Other lots in the auction included works that had been written by a wide spectrum of writers, politicians, and artists. A selection of letters by the Belgian Surrealist Rene Magritte sold for $218,500, on the low end of its $200–400,000 estimate, while a letter by Joseph Stalin just surpassed its $15,000 low estimate, selling for $17,500.(It's nice to think that how much the sale of "Back in the U.S.S.R" would have thrown that price in the shadows.)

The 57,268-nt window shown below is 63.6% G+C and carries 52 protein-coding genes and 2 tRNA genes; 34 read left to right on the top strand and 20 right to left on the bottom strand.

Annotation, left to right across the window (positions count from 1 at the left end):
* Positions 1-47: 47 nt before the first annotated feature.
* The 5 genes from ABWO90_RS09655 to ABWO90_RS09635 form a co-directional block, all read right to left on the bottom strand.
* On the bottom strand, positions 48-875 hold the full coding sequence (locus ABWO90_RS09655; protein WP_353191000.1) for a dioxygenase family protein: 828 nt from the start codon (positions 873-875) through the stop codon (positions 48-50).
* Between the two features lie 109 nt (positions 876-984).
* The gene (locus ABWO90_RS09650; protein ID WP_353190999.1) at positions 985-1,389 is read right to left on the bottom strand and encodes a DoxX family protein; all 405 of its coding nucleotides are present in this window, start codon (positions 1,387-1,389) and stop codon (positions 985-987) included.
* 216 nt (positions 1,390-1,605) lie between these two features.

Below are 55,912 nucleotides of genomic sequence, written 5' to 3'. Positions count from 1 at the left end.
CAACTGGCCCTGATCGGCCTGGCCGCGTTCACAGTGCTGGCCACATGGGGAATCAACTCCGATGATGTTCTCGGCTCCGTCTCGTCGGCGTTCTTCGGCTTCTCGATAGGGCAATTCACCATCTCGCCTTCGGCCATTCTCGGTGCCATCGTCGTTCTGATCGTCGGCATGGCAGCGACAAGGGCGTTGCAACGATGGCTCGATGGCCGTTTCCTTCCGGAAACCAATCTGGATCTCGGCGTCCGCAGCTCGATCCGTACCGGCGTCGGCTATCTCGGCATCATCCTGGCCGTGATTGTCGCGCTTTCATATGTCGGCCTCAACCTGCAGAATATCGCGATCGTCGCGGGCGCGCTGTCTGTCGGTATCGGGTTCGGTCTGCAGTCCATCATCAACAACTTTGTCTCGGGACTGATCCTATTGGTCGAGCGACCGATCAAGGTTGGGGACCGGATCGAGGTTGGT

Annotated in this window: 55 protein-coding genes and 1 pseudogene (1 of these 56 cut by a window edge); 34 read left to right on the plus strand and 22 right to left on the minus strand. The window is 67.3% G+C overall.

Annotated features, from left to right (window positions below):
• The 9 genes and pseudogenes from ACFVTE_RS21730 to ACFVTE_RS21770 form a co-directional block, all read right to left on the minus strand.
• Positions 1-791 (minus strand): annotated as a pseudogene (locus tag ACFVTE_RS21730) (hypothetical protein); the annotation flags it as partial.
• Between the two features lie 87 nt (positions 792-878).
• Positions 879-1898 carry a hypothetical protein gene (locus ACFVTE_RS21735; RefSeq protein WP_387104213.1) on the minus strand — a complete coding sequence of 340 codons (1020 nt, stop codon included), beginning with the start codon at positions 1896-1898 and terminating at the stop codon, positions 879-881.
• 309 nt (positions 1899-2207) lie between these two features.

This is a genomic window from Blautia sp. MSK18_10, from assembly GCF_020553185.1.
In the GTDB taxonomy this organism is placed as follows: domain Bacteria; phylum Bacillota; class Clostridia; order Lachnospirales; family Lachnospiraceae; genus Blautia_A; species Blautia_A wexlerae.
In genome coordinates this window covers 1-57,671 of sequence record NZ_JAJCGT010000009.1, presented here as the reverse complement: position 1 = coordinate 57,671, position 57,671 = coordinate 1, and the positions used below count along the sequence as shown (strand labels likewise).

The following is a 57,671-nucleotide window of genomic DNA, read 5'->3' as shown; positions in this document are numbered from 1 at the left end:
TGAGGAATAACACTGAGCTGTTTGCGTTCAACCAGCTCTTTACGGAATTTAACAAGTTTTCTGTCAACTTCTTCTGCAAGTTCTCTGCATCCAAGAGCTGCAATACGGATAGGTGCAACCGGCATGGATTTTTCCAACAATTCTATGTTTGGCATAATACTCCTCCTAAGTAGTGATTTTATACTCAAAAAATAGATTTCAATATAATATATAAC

American history buffs were able to find works on offer, as well, including an 1864 pardon of Josiah Pillsbury for “all treasons, felonies and misdemeanors by him committed against the government of the United States,” signed by President Abraham Lincoln. On a somber note, the lot was followed by the sale of a handbill issued by J. C. McKee, the “surgeon in charge” at the Lincoln General Hospital in Washington, D.C., that announced Lincoln’s death. (The hospital was named after the president in 1862, three years before his assassination.) Estimate to earn $2,500–3,500, the bulletin fetched $3,750.